Six surface markers (see the Materials and Methods) were used to help define regions from the forward/side scatter profiles represented in Fig 3 (see text). Peritoneal cells were taken before (0 hours) and after (16 and 96 hours) TM injection. Region 1: “macrophage” region at t = 0; Region 2: “lymphocyte” region at t = 0, “lymphocyte/macrophage” region after 16 hours. Data are presented as a percentage of the cells within the region expressing the particular marker. Data are the mean (SEM) from 3 experiments (8 mice). A partial kinetic analysis was also performed another 8 times.

Abbreviation: ND, not done.

It can be seen in Fig 3B through D for the TM exudate that the numbers of cells in regions 1 and 2 change with time; similar forward and side scatter profiles over time were observed in the sodium periodate-induced exudates (data not shown). When the changes in the numbers of cells in regions 1 and 2 were plotted as a percentage of the total population for both TM- and sodium periodate-induced exudates, there was an initial decrease in the proportion of cells in region 1, which represents the macrophage disappearance reaction (see above), with a concomitant increase in the proportion of cells in region 2 (Fig3B for the TM exudate data). With time, the proportion of cells in region 1 increased, whereas that in region 2 diminished for both stimuli (see Fig 3B through D for the TM exudate data), the only major difference for the two exudates being at the 96-hour time point, when there were relatively more elicited cells in region 1 for the TM-induced exudate than for the sodium periodate-induced exudate (data not shown).

In contrast to region 1, low numbers (<10%) of cells in region 2 express the macrophage markers, c-Fms, F4/80, and MUM-4, in the noninflamed peritoneal cavity (Table 1). However, as the TM exudate develops, there are cells in region 2 that express c-Fms, F4/80, and Mac-1, but not MUM-4. As the exudate proceeds, MUM-4+ cells are lost from region 1, an observation consistent with the previous finding that MUM-4 is present only on resident macrophages.8 Figure 4 shows the kinetics of the changes in the proportion of c-Fms+cells in regions 1 and 2 after TM injection. In both regions, the initial loss in the percentage of c-Fms+ cells (macrophage disappearance reaction) can be noted with the subsequent increase. For cells from the 96-hour exudate, ≥90% of the cells in region 1 are c-Fms+ (the corresponding figure for F4/80 is 8%; see Table 1). The only major difference between the patterns for the two irritants is that there was a significantly higher proportion of c-Fms+ cells in region 1 at 16 hours for the sodium periodate exudate. As regards the other surface markers measured in Table 1, the sodium periodate exudates had a similar distribution to the TM exudates (data not shown).

Fig. 4.

Kinetics of appearance of c-Fms+ peritoneal cells in regions 1 and 2. At various times after TM injection, peritoneal cells from region 1 (⧫) and region 2 (◊; see Fig 3) were monitored for c-Fms expression by flow cytometry (see the Materials and Methods). Data are expressed as a percentage of the number of cells in the respective region and are the means ± range of variation from 2 experiments (8 mice/time point). A partial kinetic analysis was also performed another 8 times. When error bars are not presented, the errors are smaller than the size of the symbols.

Fig. 4.

Kinetics of appearance of c-Fms+ peritoneal cells in regions 1 and 2. At various times after TM injection, peritoneal cells from region 1 (⧫) and region 2 (◊; see Fig 3) were monitored for c-Fms expression by flow cytometry (see the Materials and Methods). Data are expressed as a percentage of the number of cells in the respective region and are the means ± range of variation from 2 experiments (8 mice/time point). A partial kinetic analysis was also performed another 8 times. When error bars are not presented, the errors are smaller than the size of the symbols.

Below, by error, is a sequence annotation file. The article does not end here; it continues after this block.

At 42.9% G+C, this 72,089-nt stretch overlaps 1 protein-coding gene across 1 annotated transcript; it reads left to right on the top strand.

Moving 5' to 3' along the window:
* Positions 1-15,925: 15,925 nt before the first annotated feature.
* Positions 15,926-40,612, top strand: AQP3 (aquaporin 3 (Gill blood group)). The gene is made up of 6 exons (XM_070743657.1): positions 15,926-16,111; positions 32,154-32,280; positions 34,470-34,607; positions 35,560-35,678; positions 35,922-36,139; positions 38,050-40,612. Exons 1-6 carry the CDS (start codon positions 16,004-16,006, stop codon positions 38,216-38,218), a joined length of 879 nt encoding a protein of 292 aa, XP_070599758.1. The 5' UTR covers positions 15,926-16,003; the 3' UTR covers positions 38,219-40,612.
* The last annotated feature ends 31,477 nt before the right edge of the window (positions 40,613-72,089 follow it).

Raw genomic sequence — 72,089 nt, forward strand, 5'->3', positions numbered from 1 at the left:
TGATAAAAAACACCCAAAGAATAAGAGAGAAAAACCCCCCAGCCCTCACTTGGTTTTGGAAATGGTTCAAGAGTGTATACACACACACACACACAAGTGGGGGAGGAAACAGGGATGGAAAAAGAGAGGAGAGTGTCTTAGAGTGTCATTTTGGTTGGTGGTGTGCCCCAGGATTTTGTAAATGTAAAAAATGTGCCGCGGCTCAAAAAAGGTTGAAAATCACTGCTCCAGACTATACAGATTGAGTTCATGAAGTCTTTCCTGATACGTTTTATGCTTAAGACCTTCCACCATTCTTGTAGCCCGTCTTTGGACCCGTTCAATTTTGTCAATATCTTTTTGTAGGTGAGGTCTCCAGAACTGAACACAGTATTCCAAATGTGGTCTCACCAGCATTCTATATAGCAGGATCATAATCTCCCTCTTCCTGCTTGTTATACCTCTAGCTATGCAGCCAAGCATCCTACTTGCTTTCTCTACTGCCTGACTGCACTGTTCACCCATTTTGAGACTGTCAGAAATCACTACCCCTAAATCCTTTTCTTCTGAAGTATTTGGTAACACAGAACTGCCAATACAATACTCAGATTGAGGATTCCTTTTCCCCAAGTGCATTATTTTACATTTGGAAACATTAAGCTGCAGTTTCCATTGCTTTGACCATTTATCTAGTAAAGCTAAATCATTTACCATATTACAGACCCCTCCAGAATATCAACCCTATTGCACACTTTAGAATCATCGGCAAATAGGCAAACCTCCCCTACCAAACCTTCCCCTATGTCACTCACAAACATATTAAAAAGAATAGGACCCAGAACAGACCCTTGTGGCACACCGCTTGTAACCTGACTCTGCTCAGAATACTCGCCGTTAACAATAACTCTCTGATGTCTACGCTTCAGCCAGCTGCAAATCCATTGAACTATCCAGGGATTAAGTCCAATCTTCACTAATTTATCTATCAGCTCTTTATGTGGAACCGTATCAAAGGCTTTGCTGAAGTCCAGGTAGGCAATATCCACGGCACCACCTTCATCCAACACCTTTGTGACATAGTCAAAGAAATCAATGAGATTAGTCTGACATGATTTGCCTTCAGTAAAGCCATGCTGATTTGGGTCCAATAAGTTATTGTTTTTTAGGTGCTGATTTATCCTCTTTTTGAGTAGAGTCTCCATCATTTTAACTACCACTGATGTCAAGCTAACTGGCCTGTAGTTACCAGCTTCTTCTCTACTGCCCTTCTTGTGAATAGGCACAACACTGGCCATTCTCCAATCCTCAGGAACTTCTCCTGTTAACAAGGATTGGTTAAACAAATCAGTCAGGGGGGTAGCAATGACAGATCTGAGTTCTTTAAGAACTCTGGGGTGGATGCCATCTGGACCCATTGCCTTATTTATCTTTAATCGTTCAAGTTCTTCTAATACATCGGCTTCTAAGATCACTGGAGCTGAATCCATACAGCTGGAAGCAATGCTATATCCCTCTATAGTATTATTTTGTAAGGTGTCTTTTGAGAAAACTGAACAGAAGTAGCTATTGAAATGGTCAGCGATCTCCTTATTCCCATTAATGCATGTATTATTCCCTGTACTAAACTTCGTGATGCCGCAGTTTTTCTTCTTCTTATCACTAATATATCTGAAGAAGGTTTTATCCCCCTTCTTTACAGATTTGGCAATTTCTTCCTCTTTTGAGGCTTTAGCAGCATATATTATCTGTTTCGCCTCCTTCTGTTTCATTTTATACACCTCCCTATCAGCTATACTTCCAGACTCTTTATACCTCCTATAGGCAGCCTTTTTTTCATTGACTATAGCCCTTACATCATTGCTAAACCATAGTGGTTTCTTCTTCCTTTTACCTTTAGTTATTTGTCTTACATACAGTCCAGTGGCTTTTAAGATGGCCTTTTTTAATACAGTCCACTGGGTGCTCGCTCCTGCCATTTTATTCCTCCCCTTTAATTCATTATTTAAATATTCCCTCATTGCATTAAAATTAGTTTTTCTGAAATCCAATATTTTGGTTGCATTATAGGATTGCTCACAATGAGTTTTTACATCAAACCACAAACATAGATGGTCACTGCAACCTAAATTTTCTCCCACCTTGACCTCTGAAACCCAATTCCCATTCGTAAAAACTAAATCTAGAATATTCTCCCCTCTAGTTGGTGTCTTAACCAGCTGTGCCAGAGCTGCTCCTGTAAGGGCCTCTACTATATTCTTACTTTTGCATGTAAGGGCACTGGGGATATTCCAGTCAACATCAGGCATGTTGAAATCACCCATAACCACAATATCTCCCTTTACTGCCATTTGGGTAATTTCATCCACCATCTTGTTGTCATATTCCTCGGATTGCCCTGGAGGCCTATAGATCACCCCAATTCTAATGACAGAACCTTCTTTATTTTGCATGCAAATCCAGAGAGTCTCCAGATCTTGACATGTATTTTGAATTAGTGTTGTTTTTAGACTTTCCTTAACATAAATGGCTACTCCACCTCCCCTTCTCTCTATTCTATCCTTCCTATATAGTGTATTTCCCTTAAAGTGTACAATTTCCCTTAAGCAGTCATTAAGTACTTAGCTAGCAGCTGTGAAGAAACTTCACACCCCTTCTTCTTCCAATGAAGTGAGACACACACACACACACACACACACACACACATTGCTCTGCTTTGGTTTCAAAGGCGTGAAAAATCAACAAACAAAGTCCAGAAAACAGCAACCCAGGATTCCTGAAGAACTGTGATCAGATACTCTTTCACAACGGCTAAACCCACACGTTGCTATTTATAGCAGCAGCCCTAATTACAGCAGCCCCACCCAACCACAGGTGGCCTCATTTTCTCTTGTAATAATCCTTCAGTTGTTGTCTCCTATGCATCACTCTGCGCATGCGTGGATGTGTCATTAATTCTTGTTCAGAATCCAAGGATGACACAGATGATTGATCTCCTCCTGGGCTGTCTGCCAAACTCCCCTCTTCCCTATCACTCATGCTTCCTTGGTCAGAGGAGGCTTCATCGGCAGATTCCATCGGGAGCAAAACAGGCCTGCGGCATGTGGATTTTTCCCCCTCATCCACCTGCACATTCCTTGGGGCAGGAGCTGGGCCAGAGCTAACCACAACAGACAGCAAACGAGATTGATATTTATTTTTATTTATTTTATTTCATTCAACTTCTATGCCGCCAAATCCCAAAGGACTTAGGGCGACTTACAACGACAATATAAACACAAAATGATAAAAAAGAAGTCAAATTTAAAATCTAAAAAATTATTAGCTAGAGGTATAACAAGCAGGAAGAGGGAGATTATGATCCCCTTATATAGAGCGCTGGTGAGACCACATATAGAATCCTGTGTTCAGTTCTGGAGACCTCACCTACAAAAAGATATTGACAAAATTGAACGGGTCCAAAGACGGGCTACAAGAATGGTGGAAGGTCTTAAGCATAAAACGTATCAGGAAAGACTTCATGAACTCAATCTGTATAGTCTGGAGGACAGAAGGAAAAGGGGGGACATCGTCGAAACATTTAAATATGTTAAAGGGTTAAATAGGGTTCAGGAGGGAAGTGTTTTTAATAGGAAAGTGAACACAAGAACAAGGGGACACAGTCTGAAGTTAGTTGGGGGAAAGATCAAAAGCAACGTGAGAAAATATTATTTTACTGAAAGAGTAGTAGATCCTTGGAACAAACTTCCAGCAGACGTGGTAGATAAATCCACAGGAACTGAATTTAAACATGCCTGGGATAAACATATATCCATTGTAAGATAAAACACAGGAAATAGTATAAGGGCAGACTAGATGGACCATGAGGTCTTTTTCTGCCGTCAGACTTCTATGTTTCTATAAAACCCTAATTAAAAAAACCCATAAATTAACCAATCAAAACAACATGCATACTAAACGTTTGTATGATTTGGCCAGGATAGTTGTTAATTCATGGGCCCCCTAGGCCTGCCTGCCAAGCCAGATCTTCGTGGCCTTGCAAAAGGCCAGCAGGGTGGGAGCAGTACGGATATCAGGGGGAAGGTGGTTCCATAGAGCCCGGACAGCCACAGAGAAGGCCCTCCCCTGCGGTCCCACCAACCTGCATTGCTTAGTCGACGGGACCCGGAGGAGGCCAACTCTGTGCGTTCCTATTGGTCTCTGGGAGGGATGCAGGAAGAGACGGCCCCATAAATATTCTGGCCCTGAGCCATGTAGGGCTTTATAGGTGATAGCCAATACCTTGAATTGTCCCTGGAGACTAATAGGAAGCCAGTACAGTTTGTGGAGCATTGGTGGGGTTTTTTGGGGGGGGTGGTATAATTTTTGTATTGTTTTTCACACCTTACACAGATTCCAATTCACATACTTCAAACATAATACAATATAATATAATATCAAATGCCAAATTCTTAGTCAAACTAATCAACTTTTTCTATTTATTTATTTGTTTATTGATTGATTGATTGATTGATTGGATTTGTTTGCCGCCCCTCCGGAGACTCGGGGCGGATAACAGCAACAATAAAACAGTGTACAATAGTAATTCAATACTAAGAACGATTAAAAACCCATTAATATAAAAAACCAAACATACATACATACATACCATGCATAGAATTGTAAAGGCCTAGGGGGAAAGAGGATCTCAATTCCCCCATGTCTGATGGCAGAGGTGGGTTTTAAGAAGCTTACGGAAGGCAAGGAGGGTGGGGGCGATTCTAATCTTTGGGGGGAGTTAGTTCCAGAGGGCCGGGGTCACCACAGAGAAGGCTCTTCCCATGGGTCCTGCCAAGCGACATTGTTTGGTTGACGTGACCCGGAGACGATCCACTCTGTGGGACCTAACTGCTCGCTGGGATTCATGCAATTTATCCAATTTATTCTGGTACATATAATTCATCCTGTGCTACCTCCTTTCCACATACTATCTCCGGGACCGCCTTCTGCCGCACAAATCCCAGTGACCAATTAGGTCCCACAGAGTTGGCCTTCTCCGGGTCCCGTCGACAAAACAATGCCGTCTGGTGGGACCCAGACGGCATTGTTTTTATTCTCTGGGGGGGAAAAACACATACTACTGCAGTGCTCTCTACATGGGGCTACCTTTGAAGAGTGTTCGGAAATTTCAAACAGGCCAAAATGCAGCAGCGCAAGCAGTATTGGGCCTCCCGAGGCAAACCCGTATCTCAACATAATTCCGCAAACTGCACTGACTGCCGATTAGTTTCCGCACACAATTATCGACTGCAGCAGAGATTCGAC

As mentioned above, it should be noted from the data in Fig 3B through D that the proportion of cells in region 2 decreased after 16 hours in the TM exudate and that a group of cells that have higher forward and side scatter characteristics appeared in region 1 and increased over time. These were quantified (data not shown) for both types of exudate and are likely to represent the maturation of some cells in region 2 into macrophages. Consistent with this concept, it was found that, in general, the median fluorescent intensity of c-Fms+ cells in region 2 was lower than that for the cells in region 1 (data not shown); c-Fms expression has been reported to increase as cells differentiate along the macrophage lineage.33 Approximately 60% of the cells in region 1 of a 24-hour TM exudate were removed by 2 hours of adherence to tissue culture plastic at 37°C and approximately 30% of the cells in region 2 (data not shown). Thus, both regions 1 and 2 contain adherent c-Fms+ cells.

Peritoneal M-CFCs Are c-Fms+ER-MP12MP20+MP58+

The phenotype of the peritoneal M-CFCs appearing in the inflamed peritoneal cavity and their relationship to M-CFCs in bone marrow and spleen is unknown. However, as noted above, they are adherent cells19 and have less proliferative capacity than bone marrow M-CFCs, suggesting that they are more mature.14,18It has been reported that bone marrow M-CFCs are c-Fms negative, with the marker appearing with time during the culture assay.29However, we considered that the peritoneal M-CFCs may express c-Fms because of the evidence for their enhanced maturity. Because we showed above that regions 1 and 2 contain adherent cells and c-Fms+ cells, we used cells from these regions for the phenotypic analysis of the adherent peritoneal M-CFCs. Cells from regions 1 and 2 of a 16-hour TM exudate (see Fig 3) were sorted on the basis of their c-Fms expression (see the Materials and Methods). We found in two experiments using a total of 8 mice per experiment that ≥90% of M-CFCs in region 1 and ≥80% in region 2 expressed detectable c-Fms (data not shown).